The reason for this situation is China’s economy is growing too fast, and almost every week new policy will come out thereby influences the amendment of laws and regulations. For example, the SAFE Regulation has been updated almost every 2 years, and the SAFE Notice will also update accordingly. The bad consequence of this frequent updating is there are too much legal documents, and it is so hard to distinguish which one to follow.

b. Create a timely updated codification

There is no official codification about QFII under the current law system, some regulation assembly that could be found online are coming from private institution like law firm. This kind of assembly has no authority and it is hard to tell which regulation or measure is abolished at a specific time.

A timely updated official codification is needed at this moment. This codification shall be compiled by a special QFII legal committee which is composed with experts from CSRC, PBOC, SAFE and SSE or SZSE. This special QFII legal committee should only be responsible for the effectiveness of the existing legal documents.

A codification is urgently needed at present, but paper work will always behind the time. In my opinion, the best way for letting foreign investors or Chinese lawyers getting aware of the timely updated situation is to build up a codification website and make the latest regulations attached. A special mark on the regulations which has already been invalid is also needed. In addition, an English version of those regulations is also needed since some of the audiences are foreign people.

Official legal service is a weak point in today’s China, this reform not only need the government’s action, more important, the government should change its attitude from “control” to “service”. Whether this suggestion will be adopted by the current government depends on the determination on legal reform by the current government.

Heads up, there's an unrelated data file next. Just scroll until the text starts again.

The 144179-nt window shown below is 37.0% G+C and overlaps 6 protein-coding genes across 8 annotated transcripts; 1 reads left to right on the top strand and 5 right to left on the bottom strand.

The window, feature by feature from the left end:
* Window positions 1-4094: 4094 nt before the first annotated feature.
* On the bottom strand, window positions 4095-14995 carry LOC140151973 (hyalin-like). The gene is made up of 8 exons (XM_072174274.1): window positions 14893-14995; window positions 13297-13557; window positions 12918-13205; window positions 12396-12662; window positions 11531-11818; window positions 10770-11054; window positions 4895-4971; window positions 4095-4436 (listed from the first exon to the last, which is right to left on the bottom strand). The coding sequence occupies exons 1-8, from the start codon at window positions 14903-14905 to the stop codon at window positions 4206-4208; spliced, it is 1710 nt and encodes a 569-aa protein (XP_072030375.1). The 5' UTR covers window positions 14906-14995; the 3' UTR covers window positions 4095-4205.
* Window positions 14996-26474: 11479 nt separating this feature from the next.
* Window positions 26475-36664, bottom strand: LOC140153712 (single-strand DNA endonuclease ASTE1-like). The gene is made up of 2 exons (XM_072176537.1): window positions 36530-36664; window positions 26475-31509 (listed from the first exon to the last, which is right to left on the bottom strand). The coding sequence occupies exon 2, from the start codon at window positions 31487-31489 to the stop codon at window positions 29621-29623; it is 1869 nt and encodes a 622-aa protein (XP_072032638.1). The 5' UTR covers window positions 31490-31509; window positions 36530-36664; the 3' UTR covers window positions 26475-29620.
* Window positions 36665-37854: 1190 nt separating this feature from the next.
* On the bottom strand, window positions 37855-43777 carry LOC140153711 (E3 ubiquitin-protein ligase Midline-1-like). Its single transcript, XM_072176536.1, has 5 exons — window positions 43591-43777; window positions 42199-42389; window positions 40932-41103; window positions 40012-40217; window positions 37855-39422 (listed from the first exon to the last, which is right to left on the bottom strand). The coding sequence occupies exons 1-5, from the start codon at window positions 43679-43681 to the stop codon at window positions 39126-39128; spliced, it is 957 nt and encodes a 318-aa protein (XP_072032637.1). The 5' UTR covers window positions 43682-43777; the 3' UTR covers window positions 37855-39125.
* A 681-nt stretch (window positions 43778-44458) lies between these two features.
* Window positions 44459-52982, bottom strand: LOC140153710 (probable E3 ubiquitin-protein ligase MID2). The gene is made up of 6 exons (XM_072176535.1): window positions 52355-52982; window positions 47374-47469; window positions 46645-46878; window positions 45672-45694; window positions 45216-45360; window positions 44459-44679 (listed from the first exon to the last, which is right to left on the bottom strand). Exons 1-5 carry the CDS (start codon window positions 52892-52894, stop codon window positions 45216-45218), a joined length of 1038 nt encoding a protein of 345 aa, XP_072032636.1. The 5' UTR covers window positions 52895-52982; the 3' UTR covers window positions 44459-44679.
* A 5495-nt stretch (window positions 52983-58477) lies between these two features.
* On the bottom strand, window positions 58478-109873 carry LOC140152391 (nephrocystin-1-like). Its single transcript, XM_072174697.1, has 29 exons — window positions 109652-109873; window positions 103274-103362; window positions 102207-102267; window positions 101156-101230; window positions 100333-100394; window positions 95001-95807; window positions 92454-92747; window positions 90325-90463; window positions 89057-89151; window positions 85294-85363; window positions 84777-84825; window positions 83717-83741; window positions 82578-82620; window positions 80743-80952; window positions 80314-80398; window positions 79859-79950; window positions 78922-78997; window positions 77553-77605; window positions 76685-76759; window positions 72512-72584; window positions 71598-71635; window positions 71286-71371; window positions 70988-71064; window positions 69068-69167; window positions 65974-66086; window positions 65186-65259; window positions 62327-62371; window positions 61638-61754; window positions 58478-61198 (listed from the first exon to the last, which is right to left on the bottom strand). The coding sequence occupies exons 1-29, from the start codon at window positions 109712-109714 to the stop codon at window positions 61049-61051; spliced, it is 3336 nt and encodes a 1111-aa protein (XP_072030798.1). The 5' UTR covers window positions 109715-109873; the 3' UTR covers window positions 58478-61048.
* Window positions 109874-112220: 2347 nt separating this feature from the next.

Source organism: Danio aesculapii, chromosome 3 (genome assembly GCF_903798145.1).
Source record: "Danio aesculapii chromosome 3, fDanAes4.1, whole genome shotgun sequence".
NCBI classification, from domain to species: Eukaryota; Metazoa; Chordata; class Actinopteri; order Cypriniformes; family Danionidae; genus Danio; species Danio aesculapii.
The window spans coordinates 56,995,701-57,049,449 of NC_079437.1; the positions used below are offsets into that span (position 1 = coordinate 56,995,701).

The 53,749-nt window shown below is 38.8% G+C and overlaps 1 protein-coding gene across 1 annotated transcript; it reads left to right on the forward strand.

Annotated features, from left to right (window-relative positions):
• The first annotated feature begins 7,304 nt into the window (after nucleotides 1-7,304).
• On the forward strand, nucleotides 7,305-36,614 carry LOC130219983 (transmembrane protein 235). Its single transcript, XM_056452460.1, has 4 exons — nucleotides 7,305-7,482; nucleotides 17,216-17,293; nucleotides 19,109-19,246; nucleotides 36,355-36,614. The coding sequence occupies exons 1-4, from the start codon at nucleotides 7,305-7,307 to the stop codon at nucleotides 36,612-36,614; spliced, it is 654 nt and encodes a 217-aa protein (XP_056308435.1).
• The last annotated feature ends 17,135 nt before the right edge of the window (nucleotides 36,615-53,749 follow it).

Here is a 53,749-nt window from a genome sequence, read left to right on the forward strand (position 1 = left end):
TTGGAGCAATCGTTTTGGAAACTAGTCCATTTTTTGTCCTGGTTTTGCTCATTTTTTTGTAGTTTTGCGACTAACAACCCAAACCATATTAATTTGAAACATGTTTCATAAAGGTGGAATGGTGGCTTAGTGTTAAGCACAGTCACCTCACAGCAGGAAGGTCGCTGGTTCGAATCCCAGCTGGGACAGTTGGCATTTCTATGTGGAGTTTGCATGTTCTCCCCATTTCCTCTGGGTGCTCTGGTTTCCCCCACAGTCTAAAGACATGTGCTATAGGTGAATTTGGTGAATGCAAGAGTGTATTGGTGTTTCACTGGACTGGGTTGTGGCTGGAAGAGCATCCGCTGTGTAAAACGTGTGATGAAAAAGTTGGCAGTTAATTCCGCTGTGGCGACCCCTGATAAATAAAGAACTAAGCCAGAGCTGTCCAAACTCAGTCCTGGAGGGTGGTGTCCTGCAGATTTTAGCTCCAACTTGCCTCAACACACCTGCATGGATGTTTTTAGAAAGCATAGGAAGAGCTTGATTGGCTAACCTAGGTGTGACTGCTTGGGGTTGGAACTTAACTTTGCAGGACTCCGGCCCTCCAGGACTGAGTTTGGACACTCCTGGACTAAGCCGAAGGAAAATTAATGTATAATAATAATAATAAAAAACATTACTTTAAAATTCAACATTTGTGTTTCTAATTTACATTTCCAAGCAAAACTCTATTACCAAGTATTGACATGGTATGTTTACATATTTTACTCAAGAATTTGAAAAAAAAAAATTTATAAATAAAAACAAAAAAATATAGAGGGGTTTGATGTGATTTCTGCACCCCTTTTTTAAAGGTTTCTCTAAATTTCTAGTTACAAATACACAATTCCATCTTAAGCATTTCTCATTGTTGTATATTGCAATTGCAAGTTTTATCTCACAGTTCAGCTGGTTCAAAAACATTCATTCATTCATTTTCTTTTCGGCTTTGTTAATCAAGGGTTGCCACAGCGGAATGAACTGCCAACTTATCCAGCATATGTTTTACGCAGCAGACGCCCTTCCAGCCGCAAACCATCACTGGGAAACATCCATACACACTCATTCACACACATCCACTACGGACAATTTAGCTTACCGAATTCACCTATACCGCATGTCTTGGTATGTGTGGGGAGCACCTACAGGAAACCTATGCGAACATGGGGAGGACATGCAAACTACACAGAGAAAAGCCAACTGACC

The Qualified Foreign Institutional Investors system has developed in China for more than 10 years. From the tough beginning to the current stable situation, revising regulation has played an important role during the ten years. The new regulation is modified to keep pace with the times, but some key problems are still existed.

The biggest problem that we are facing now is the regulations are immethodical. Some scholars advocated that in order to complete QFII regulation, China should make a systematic QFII legislation under the Trust Law.[1] However, the fact is QFII program is a transitional program. Taiwan has abolished this program in 2003. How could mainland be sure that this program won’t be replaced following the reform and developing of the mainland’s economy system?

Indeed, China needs a systematic legislation on QFII. Lacking the codification On QFII is so inconvenient for the operation of lawyers and foreign investors. Making new law might be costly to a transitive program, but at least legislators need to release a timely updated codification or create a special subject website on QFII for lawyers and foreign investors.


[1] Zhang Xiaoling, Yang Yueping, A Research on Cross-Board Indirect Ownership Under QFII, International Economy Research, 68-74 (2004)

[1] Carl E Walter; Fraser J T Howie, Privatizing China : inside China's stock markets 246,(2006)

[2] See Ji Weidong , Social Change and the Function of Law, Open Times, 34, 34-35 (2002)